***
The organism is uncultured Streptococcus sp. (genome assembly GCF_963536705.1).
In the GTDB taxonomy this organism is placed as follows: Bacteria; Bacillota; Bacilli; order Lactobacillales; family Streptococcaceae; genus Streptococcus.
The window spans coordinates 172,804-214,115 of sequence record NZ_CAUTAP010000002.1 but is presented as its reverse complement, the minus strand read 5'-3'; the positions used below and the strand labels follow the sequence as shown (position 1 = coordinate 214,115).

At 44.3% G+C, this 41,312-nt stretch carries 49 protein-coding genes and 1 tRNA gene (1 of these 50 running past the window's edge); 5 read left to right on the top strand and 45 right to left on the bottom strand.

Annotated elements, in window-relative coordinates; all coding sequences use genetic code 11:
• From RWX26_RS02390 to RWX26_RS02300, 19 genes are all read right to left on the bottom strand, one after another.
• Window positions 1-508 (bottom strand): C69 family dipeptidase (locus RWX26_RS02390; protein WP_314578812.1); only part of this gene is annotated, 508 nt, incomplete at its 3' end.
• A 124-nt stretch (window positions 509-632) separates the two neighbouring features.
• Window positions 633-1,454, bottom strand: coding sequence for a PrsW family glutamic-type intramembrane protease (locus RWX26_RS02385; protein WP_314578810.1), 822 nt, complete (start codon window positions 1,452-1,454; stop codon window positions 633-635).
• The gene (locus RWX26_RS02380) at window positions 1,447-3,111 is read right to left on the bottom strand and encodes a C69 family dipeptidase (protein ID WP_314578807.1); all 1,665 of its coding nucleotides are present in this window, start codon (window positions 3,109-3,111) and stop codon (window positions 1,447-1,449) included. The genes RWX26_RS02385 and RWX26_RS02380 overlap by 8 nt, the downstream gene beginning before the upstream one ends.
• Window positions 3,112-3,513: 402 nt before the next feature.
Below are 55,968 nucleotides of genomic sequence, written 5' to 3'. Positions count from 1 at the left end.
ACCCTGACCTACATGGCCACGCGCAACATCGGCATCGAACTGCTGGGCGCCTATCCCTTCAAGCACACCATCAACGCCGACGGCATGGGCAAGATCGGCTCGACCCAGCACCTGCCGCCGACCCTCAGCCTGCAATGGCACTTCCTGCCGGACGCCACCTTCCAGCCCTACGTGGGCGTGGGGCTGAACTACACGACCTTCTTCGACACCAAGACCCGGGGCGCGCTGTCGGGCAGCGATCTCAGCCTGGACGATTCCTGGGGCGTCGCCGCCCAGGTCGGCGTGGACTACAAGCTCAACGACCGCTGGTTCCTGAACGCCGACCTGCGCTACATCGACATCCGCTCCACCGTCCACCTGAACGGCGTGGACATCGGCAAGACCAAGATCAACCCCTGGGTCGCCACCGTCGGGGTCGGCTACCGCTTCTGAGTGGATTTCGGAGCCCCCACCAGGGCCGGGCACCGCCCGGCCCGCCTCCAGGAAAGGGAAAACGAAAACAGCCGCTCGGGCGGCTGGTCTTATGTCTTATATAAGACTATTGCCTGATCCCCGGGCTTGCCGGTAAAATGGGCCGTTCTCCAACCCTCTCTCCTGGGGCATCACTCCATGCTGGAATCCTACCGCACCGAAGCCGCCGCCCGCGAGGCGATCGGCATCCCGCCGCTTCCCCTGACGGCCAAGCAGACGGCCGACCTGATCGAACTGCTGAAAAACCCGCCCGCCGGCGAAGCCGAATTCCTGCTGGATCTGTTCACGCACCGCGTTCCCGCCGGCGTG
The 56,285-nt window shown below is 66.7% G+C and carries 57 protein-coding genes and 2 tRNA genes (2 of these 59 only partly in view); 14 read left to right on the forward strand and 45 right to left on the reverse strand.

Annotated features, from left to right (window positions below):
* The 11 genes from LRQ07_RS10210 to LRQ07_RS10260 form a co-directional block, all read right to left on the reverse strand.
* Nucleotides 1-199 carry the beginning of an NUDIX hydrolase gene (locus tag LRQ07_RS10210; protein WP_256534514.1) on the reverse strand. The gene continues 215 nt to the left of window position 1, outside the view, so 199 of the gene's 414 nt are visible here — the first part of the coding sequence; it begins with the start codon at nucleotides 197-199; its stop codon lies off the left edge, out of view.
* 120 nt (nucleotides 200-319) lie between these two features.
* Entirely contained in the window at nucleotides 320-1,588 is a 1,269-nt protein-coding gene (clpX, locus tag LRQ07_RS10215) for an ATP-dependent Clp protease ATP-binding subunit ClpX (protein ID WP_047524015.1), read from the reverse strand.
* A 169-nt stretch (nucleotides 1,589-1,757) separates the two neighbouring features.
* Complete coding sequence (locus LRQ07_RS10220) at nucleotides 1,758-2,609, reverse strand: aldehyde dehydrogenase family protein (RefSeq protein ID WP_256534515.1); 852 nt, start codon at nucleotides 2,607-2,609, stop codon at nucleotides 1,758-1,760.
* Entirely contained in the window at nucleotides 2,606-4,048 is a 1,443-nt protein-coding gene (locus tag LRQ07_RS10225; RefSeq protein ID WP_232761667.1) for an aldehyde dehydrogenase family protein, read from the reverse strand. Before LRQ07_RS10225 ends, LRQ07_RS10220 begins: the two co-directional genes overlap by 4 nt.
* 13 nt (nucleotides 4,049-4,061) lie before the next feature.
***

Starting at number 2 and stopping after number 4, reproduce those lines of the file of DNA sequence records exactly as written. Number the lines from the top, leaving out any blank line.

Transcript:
In the GTDB taxonomy this organism is placed as follows: Bacteria; Bacillota; Bacilli; order Lactobacillales; family Streptococcaceae; genus Streptococcus.
The window spans coordinates 172,804-214,115 of sequence record NZ_CAUTAP010000002.1 but is presented as its reverse complement, the minus strand read 5'-3'; the positions used below and the strand labels follow the sequence as shown (position 1 = coordinate 214,115).

At 44.3% G+C, this 41,312-nt stretch carries 49 protein-coding genes and 1 tRNA gene (1 of these 50 running past the window's edge); 5 read left to right on the top strand and 45 right to left on the bottom strand.